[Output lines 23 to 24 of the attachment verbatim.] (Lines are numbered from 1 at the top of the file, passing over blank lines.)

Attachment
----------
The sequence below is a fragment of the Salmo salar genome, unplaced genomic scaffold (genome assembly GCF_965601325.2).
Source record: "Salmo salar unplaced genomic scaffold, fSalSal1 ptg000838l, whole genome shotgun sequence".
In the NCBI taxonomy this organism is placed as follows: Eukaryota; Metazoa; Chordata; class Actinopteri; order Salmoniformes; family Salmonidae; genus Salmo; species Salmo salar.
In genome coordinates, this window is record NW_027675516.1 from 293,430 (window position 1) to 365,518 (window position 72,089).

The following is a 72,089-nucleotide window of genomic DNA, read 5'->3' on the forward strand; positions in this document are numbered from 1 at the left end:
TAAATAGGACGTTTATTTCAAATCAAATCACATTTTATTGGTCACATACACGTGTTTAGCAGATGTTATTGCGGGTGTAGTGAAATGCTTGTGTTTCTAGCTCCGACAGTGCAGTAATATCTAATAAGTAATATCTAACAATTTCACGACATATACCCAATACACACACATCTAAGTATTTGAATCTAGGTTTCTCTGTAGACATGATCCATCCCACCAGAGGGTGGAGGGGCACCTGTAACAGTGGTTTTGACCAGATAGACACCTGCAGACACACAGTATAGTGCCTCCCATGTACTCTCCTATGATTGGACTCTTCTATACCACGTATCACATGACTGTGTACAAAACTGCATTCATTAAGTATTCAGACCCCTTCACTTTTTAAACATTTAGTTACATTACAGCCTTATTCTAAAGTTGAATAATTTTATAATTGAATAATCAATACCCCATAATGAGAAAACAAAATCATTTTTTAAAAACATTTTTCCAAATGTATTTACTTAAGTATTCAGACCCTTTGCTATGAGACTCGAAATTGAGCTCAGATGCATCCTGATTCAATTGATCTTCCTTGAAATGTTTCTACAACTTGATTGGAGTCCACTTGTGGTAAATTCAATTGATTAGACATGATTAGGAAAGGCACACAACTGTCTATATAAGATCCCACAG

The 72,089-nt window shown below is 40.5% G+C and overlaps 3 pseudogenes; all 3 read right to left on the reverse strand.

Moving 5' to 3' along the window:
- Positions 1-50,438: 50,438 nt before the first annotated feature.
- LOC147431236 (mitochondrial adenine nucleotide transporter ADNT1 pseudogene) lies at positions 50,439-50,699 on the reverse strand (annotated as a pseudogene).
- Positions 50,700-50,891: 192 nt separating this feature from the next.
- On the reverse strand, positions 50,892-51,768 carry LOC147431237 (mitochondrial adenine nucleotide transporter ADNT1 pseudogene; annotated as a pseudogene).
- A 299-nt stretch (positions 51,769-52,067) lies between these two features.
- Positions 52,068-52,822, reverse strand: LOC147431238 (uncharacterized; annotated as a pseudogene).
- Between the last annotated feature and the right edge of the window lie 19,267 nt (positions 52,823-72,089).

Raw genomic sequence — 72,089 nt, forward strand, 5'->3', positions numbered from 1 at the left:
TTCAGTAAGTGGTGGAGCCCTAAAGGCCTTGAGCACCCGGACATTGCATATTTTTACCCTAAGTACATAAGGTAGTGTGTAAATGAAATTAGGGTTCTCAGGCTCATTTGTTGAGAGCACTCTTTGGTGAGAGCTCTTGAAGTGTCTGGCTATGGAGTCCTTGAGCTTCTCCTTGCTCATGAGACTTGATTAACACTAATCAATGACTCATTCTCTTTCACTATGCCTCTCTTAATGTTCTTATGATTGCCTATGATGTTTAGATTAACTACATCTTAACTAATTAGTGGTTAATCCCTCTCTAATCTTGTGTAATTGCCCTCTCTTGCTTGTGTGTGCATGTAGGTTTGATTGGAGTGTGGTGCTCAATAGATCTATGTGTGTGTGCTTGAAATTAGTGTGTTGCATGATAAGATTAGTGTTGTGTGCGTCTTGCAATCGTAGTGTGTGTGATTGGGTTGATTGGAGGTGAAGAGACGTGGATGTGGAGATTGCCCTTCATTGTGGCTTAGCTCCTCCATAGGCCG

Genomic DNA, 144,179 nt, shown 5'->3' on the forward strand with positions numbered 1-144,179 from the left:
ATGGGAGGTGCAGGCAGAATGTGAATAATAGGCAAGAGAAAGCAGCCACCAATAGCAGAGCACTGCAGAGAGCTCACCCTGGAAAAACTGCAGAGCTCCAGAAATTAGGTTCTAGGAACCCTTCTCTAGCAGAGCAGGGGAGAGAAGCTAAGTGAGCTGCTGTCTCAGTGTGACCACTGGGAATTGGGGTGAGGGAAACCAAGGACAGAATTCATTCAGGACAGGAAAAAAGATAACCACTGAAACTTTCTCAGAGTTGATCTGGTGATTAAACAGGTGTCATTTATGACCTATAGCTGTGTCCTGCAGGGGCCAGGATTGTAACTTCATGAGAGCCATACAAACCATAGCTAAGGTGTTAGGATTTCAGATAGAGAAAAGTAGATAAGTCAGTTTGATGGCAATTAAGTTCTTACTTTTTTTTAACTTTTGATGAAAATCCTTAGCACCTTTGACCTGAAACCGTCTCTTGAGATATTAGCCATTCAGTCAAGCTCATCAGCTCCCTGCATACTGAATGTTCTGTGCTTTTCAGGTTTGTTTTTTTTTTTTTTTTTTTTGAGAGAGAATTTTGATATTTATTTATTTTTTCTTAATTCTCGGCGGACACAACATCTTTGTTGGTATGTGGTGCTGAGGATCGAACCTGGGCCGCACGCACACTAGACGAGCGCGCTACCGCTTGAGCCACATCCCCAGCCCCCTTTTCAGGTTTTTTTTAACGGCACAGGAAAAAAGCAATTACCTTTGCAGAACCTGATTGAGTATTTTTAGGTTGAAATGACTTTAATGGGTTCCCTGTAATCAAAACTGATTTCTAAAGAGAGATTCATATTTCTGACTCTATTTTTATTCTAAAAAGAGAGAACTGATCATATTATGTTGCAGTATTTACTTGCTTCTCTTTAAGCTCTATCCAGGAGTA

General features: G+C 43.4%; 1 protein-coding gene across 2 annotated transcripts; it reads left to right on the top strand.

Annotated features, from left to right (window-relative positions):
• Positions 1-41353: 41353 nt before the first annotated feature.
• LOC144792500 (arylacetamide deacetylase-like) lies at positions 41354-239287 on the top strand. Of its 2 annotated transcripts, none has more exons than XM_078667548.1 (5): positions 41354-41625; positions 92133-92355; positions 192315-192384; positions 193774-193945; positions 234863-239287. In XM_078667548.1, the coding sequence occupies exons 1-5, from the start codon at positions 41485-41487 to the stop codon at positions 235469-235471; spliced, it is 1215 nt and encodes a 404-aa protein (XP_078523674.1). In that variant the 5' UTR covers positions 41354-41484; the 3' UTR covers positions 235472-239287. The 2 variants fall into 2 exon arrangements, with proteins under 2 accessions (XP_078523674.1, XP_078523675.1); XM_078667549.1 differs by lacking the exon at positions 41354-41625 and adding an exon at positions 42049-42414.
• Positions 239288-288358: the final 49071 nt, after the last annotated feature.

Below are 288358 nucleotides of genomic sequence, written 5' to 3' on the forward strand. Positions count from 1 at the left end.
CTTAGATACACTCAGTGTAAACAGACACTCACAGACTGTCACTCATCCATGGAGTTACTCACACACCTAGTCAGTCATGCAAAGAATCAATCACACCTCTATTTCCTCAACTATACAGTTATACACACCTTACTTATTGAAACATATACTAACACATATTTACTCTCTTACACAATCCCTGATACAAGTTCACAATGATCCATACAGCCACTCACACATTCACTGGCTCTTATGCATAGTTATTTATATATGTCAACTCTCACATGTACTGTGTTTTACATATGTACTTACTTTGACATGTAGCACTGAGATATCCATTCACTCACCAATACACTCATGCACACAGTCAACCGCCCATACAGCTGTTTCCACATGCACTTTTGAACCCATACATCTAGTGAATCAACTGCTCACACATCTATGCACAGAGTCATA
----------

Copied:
• LOC144792500 (arylacetamide deacetylase-like) lies at positions 41354-239287 on the top strand. Of its 2 annotated transcripts, none has more exons than XM_078667548.1 (5): positions 41354-41625; positions 92133-92355; positions 192315-192384; positions 193774-193945; positions 234863-239287. In XM_078667548.1, the coding sequence occupies exons 1-5, from the start codon at positions 41485-41487 to the stop codon at positions 235469-235471; spliced, it is 1215 nt and encodes a 404-aa protein (XP_078523674.1). In that variant the 5' UTR covers positions 41354-41484; the 3' UTR covers positions 235472-239287. The 2 variants fall into 2 exon arrangements, with proteins under 2 accessions (XP_078523674.1, XP_078523675.1); XM_078667549.1 differs by lacking the exon at positions 41354-41625 and adding an exon at positions 42049-42414.
• Positions 239288-288358: the final 49071 nt, after the last annotated feature.